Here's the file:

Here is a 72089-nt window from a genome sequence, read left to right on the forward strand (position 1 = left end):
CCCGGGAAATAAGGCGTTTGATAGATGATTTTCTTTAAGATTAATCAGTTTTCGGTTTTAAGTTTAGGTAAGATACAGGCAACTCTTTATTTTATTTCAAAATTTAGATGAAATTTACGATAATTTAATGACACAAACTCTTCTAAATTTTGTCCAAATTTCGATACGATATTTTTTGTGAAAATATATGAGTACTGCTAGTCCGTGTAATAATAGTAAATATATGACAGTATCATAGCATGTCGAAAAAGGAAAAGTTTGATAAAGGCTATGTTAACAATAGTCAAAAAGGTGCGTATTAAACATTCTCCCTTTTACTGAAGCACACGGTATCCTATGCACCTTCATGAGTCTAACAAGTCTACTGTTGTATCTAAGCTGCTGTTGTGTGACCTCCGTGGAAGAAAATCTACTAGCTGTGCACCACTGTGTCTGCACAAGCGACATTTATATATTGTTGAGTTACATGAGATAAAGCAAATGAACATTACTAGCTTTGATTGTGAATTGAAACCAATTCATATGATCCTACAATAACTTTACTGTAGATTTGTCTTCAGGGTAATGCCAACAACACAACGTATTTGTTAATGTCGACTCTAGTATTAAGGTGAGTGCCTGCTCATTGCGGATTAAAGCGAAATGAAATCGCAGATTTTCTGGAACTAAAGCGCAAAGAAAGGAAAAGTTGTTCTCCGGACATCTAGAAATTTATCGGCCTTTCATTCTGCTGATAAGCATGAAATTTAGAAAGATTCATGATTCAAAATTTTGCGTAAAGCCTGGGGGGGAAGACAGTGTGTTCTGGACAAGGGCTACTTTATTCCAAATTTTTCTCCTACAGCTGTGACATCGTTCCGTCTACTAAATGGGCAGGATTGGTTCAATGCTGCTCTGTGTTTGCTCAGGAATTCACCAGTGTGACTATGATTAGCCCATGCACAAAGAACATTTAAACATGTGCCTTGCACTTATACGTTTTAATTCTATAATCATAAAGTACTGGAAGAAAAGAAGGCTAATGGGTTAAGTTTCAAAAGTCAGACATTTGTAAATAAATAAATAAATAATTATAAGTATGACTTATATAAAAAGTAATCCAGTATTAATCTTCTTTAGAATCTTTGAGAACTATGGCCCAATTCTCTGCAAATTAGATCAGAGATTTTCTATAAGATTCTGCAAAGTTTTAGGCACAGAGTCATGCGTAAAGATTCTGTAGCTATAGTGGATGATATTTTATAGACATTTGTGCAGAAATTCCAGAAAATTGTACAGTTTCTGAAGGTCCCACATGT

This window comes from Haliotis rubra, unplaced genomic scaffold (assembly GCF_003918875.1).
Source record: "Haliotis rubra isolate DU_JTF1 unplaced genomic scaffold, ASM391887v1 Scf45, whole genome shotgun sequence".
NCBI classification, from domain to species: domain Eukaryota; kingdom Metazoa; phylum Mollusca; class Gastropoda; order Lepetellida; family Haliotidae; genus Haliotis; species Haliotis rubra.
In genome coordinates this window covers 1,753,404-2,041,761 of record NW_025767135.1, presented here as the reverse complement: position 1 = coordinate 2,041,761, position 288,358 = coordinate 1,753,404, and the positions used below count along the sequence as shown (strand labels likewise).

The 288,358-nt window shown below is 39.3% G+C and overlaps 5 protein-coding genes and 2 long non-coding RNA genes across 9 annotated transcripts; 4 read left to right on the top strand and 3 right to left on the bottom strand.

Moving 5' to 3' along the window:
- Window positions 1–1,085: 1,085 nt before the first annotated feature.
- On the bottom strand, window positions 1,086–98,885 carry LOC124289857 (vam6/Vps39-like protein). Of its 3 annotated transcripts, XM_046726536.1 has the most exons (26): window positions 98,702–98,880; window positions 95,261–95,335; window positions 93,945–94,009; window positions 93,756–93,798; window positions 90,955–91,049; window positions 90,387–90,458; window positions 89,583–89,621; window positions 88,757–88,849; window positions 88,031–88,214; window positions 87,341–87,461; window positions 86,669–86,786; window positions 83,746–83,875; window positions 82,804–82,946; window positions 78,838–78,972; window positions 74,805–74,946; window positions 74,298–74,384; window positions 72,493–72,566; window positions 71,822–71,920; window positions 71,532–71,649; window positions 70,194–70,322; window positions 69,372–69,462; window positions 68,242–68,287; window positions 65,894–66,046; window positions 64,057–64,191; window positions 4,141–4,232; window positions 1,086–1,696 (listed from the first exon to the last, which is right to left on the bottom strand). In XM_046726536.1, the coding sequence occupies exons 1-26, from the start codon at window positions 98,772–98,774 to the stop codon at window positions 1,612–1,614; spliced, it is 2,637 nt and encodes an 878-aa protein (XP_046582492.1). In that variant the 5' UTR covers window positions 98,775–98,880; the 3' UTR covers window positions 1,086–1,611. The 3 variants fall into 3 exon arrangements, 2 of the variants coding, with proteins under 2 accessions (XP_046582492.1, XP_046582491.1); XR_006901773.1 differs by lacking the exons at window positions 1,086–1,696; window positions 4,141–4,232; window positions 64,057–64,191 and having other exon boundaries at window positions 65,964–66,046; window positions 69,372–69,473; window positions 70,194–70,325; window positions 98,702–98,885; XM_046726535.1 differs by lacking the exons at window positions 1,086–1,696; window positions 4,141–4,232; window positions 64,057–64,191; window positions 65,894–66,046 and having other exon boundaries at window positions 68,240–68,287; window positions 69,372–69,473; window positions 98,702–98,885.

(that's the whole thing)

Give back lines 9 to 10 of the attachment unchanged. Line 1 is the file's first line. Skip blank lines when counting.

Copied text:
- Window positions 1–1,085: 1,085 nt before the first annotated feature.
- On the bottom strand, window positions 1,086–98,885 carry LOC124289857 (vam6/Vps39-like protein). Of its 3 annotated transcripts, XM_046726536.1 has the most exons (26): window positions 98,702–98,880; window positions 95,261–95,335; window positions 93,945–94,009; window positions 93,756–93,798; window positions 90,955–91,049; window positions 90,387–90,458; window positions 89,583–89,621; window positions 88,757–88,849; window positions 88,031–88,214; window positions 87,341–87,461; window positions 86,669–86,786; window positions 83,746–83,875; window positions 82,804–82,946; window positions 78,838–78,972; window positions 74,805–74,946; window positions 74,298–74,384; window positions 72,493–72,566; window positions 71,822–71,920; window positions 71,532–71,649; window positions 70,194–70,322; window positions 69,372–69,462; window positions 68,242–68,287; window positions 65,894–66,046; window positions 64,057–64,191; window positions 4,141–4,232; window positions 1,086–1,696 (listed from the first exon to the last, which is right to left on the bottom strand). In XM_046726536.1, the coding sequence occupies exons 1-26, from the start codon at window positions 98,772–98,774 to the stop codon at window positions 1,612–1,614; spliced, it is 2,637 nt and encodes an 878-aa protein (XP_046582492.1). In that variant the 5' UTR covers window positions 98,775–98,880; the 3' UTR covers window positions 1,086–1,611. The 3 variants fall into 3 exon arrangements, 2 of the variants coding, with proteins under 2 accessions (XP_046582492.1, XP_046582491.1); XR_006901773.1 differs by lacking the exons at window positions 1,086–1,696; window positions 4,141–4,232; window positions 64,057–64,191 and having other exon boundaries at window positions 65,964–66,046; window positions 69,372–69,473; window positions 70,194–70,325; window positions 98,702–98,885; XM_046726535.1 differs by lacking the exons at window positions 1,086–1,696; window positions 4,141–4,232; window positions 64,057–64,191; window positions 65,894–66,046 and having other exon boundaries at window positions 68,240–68,287; window positions 69,372–69,473; window positions 98,702–98,885.